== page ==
No matter how you look at it, vouchers undermine strong public education and student opportunity. They take scarce funding from public schools—which serve 90 percent of students—and give it to private schools—institutions that are not accountable to taxpayers.
This means public school students have less access to music instruments and science equipment, modern technology and textbooks, and after-school programs.
Moreover, there is ZERO statistical significance that voucher programs improve overall student success, and some programs have even shown to have a NEGATIVE effect for students receiving a voucher.
Furthermore, vouchers have been shown to not support students with disabilities, they fail to protect the human and civil rights of students, and they exacerbate segregation.
Rooted in Segregation and Racism
Vouchers were first created after the Supreme Court banned school segregation with its ruling in Brown v Board of Education. School districts used vouchers to enable white students to attend private schools, which could (and still can) limit admission based on race. As a result, the schools that served those white students were closed, and schools that served black students remained chronically underfunded.
The pattern of discrimination continues with vouchers today. Unlike public schools, private schools can (and some do) limit their admission based on race, gender, sexual orientation, ability, and any other number of factors. Furthermore, vouchers rarely cover the full tuition, so families who were promised a better education are left footing the bill.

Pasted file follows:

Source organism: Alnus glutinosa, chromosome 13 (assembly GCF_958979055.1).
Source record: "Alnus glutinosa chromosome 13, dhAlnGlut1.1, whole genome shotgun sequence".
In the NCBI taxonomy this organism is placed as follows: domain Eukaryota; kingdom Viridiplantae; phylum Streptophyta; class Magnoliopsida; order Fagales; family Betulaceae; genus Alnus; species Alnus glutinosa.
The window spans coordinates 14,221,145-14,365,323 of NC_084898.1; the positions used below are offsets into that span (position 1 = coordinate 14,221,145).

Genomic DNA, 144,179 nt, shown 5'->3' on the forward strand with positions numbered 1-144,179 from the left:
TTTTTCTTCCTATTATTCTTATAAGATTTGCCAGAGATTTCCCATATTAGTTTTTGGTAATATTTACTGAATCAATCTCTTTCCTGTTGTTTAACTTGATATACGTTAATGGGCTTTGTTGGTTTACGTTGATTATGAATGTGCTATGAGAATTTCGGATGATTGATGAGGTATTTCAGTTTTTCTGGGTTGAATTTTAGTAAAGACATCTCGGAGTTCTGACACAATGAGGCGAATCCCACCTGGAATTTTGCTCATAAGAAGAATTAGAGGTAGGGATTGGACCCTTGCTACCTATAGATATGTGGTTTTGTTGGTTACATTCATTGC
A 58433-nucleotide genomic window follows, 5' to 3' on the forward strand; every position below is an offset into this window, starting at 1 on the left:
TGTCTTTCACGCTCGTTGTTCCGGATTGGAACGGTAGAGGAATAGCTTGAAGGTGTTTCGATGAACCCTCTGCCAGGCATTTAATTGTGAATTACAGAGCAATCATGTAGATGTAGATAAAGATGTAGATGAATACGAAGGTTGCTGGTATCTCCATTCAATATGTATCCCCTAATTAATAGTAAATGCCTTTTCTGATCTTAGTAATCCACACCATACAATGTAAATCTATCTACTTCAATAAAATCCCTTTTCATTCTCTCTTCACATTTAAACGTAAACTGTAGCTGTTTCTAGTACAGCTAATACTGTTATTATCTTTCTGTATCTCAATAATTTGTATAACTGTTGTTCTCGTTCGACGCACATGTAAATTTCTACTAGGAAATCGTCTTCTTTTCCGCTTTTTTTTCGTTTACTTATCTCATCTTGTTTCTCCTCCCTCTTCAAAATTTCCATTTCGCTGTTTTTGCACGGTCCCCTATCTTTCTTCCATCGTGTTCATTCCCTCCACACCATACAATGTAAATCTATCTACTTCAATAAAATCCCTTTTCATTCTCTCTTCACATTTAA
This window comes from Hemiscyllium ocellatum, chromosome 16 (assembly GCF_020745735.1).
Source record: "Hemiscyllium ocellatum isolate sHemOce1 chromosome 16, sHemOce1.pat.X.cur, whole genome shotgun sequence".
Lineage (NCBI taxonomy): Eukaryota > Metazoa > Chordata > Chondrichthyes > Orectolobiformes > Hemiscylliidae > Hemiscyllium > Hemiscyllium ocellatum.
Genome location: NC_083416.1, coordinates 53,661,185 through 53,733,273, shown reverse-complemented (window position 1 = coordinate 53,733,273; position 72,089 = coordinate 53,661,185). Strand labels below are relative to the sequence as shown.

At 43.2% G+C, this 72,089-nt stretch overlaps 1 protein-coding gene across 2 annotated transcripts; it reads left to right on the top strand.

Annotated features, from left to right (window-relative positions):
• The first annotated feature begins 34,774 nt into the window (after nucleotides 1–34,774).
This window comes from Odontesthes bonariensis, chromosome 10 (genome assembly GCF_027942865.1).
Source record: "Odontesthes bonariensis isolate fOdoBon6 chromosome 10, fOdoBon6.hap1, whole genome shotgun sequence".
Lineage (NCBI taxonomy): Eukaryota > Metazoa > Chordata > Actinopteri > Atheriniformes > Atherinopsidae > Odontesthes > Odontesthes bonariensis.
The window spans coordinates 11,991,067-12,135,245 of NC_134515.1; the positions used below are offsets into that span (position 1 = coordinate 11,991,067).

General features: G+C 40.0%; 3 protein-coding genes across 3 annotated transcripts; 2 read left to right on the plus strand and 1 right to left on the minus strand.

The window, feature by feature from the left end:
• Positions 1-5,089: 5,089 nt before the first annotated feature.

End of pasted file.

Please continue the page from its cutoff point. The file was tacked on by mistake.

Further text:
If we’re serious about doing what’s right for every child’s future, let's do what works: support public schools so that every student has inviting classrooms, modern technology and textbooks, and class sizes that are small enough for one-on-one attention.
Types of Vouchers
Bills in Congress
Learn NEA's position on pending legislation related to public education, and take action to protect our schools
Introduced on January 24, 2024
A bill that would allow education funds to follow the student.
Introduced on December 14, 2023
A bill that would amend the Internal Revenue Code of 1986 to provide incentives for education.
Introduced on February 7, 2023
A bill that would amend the Internal Revenue Code of 1986 to allow a credit against tax for qualified elementary and secondary education tuition.
Letters & Testimony
NEA speaks up for the rights of students. Browse recent messages to Congressional leadership, and add your voice.
Submitted on November 8, 2023
Submitted on October 24, 2023
Submitted on June 29, 2021